Kayak the Marble Caves in Patagonia

Marble Caves Launch - Search Nearby - Added by Zee Lilani

Discover nature at its finest in one of the most unique caves in the world!

Patagonia is known for its outer worldly mountain ranges, stunning blue lakes and unharmed forests, but the largest lake in Patagonia is also home to a geologic formation so incredible it'll make your jaw drop. The marble caves were formed by wave action over the last 6,200 years. 

The best place to start this adventure is in the little town of Puerto Rio Tranquilo. There are a few hostels but I opted to set up my tent in a communal camp site at the corner of town and save a few dollars. The town itself is rather small and has only one main street where everything is located. Tour agencies rent out single or tandem kayaks, or have an option to tour the caves in a motorized boat. My friend and I opted to each do a single kayak so we could explore the caves at our own leisure. 

Head down the main road and talk to different tour agencies to see what their price is. I paid 35,000 CLP, which is around $52 for a couple hours on a kayak with a guide. It's important to realize that the winds can make the waters extremely choppy so having a guide and paying a little extra is worth the security of knowing you will be safe. The winds can pick up at any point so stay calm if they do! Other than that, the caves are not too far from shore so you don't need to be an expert kayaker to get there.

We were able to explore the caves at our leisure and take photos at almost every angle. It was absolutely stunning especially against the majestically blue waters. 

Don't forget to pay homage while there to the late Douglas Tompkins, the owner of North Face, for it was this lake where his tragic kayaking accident resulted in his death. 

Tags

Photography
Kayaking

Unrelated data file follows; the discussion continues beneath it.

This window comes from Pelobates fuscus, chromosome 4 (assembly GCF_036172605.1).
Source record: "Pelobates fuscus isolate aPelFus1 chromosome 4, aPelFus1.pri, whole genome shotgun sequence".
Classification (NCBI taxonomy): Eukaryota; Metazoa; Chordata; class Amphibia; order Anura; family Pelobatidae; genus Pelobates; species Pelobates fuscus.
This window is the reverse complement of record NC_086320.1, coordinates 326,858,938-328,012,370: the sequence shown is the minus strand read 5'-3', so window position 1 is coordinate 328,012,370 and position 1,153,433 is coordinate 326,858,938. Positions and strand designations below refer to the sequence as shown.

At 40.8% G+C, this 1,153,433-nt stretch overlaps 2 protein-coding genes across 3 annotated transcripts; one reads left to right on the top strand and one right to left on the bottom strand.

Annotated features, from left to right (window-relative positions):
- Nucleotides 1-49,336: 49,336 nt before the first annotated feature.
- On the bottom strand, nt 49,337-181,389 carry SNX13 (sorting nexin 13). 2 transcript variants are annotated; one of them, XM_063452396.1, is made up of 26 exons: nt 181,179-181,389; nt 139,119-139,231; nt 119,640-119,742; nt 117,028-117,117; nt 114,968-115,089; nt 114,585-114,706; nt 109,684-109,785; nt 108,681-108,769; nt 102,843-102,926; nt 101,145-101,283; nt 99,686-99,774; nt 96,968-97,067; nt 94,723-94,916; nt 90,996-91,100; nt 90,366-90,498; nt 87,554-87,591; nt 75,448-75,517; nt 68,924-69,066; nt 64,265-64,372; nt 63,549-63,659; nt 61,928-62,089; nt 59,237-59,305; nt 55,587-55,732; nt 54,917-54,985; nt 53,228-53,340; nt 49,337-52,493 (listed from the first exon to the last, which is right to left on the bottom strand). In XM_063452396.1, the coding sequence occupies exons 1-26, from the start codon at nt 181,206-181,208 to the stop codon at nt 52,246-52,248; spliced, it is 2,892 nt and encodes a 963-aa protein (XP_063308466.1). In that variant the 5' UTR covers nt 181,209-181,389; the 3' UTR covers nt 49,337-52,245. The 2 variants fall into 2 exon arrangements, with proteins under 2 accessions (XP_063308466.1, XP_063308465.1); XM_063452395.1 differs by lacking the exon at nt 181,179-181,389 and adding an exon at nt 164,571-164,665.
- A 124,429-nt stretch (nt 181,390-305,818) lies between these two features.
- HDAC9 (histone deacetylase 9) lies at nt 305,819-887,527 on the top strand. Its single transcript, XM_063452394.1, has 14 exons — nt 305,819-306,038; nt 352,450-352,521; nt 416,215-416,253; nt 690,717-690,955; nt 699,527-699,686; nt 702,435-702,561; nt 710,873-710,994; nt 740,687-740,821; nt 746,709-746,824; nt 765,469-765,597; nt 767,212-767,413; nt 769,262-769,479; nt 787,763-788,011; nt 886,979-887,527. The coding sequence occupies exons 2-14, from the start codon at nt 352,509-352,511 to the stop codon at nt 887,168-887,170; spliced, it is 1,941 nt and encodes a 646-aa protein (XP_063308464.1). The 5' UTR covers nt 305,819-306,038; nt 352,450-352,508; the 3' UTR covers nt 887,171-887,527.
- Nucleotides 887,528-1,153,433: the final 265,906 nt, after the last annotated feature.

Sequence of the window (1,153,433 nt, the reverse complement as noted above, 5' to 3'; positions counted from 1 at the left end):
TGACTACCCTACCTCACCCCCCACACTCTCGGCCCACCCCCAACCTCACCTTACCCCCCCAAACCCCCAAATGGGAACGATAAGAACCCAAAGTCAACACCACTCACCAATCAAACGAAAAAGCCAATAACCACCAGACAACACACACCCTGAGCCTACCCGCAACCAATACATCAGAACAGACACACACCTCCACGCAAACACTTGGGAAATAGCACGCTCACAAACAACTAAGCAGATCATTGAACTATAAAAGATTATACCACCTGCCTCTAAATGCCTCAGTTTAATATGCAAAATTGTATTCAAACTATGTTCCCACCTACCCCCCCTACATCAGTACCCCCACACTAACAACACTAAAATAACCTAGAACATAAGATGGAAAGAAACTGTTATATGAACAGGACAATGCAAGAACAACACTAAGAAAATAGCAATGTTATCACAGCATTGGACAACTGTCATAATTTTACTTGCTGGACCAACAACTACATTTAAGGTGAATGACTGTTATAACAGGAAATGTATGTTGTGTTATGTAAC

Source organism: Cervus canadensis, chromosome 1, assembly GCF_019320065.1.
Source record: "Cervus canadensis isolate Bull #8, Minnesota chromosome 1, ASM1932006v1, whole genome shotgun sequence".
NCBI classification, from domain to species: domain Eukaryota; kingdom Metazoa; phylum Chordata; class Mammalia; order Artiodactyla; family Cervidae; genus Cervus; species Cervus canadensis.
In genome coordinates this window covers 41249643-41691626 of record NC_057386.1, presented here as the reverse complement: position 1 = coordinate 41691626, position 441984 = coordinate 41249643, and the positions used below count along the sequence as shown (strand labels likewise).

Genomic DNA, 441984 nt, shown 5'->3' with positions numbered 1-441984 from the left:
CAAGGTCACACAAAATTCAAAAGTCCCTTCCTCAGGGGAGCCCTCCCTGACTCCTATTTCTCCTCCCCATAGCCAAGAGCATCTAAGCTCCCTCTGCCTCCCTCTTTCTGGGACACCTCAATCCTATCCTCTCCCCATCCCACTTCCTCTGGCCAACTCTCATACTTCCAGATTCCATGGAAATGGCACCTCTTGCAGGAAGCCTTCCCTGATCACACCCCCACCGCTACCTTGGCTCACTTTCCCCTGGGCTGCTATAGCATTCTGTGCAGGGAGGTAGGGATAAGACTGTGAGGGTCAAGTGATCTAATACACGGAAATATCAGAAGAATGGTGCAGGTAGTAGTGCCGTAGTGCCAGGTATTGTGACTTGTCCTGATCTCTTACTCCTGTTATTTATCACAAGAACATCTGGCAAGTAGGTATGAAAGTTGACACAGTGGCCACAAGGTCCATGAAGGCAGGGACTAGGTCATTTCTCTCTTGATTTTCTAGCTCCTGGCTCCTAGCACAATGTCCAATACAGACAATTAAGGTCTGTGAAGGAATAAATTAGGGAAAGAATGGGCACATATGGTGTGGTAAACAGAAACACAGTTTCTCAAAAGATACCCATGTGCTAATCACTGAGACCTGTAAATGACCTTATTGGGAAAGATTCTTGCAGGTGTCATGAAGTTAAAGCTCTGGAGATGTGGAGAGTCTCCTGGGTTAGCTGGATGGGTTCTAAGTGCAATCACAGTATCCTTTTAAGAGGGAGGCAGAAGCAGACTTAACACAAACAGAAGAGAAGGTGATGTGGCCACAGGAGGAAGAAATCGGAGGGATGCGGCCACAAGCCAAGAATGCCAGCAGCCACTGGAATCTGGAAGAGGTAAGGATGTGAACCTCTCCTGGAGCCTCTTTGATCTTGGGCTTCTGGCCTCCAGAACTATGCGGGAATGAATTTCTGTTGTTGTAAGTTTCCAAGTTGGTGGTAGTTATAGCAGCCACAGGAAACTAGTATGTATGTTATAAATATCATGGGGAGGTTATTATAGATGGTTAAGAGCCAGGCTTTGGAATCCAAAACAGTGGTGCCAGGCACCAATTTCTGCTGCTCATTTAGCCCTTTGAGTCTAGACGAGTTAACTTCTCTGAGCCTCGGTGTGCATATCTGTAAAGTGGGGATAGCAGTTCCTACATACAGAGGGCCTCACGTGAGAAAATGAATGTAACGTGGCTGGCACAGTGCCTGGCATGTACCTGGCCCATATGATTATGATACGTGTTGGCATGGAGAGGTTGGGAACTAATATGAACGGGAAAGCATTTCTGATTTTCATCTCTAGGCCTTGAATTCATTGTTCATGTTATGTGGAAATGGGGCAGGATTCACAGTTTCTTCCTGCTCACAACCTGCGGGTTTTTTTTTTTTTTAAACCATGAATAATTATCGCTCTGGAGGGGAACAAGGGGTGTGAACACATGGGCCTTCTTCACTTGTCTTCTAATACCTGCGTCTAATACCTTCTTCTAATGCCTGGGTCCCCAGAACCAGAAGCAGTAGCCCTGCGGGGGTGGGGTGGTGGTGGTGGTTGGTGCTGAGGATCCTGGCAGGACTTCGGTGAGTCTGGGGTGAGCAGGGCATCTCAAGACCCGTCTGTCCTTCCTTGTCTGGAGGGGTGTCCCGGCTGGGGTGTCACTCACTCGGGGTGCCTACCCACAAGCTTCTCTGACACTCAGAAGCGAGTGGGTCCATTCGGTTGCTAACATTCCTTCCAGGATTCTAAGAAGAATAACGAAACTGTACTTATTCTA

Lake
Scenic

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Overall rating: 

Watch the weather, waves can be 3ft +. Worth it.

I was on a month long motorcycle journey through Patagonia, this was a must stop location. The caves were beautiful, due to the severe wind we were not allowed to kayak the caves, had to get on a larger powered boat. True to SA fashion, the price changed the morning of the tour. It did not take much to get back to our original price. an Exert from the days update " They call Patagonia Terra Extrema. A name, given rightfully so. High mountains, beautiful canyons, and swollen rivers, with severe and unpredictable weather. Perfect views anyway you look, if and when you can see. Usually we ride south " one tank at a time". Yesterday was our most extreme riding of the trip, 10 hours of riding, in drenching wind and rain. The type of rain, where even plastic forgets it can keep water out. We rode through mountain passes, and through deep canyons, every inch of the land drenched and flowing with water. Every river and water way in flood stage. Mudslides, roads closed and dirt track detours so steep and knarled, every fiber of our being had to focus on riding. The steep where 1st gear is at times too fast, and others not slow enough. A detour that added 2 hours to our ride, and brought us within a few hundred feet of the snow line. Through narrow bridges, and tiny farms, lakeside. A detour we saw only 1 local, for the two hour diversion. In fact we rode through and past some of the most beautiful sights Patagonia has to offer. However, for those who don't know- the face masks in our helmets fog up, making it hard to see. That coupled with the weather means, we did not see much at all. A rigorous 280km ride, if we could had been able to stop, and see the views we would of had pictures to share. We got here late last night, both drenched and soaked to the bone, our fingers and toes pruned from the prolonged moisture contact. The ladies, performed well dragging us through, up, and over anything we placed in front of them. Today, we are about to head out onto a lake, in pouring rain to continue our soggy journey." The ladies referring to the twin KLR Moto"s that were the steeds of the journey.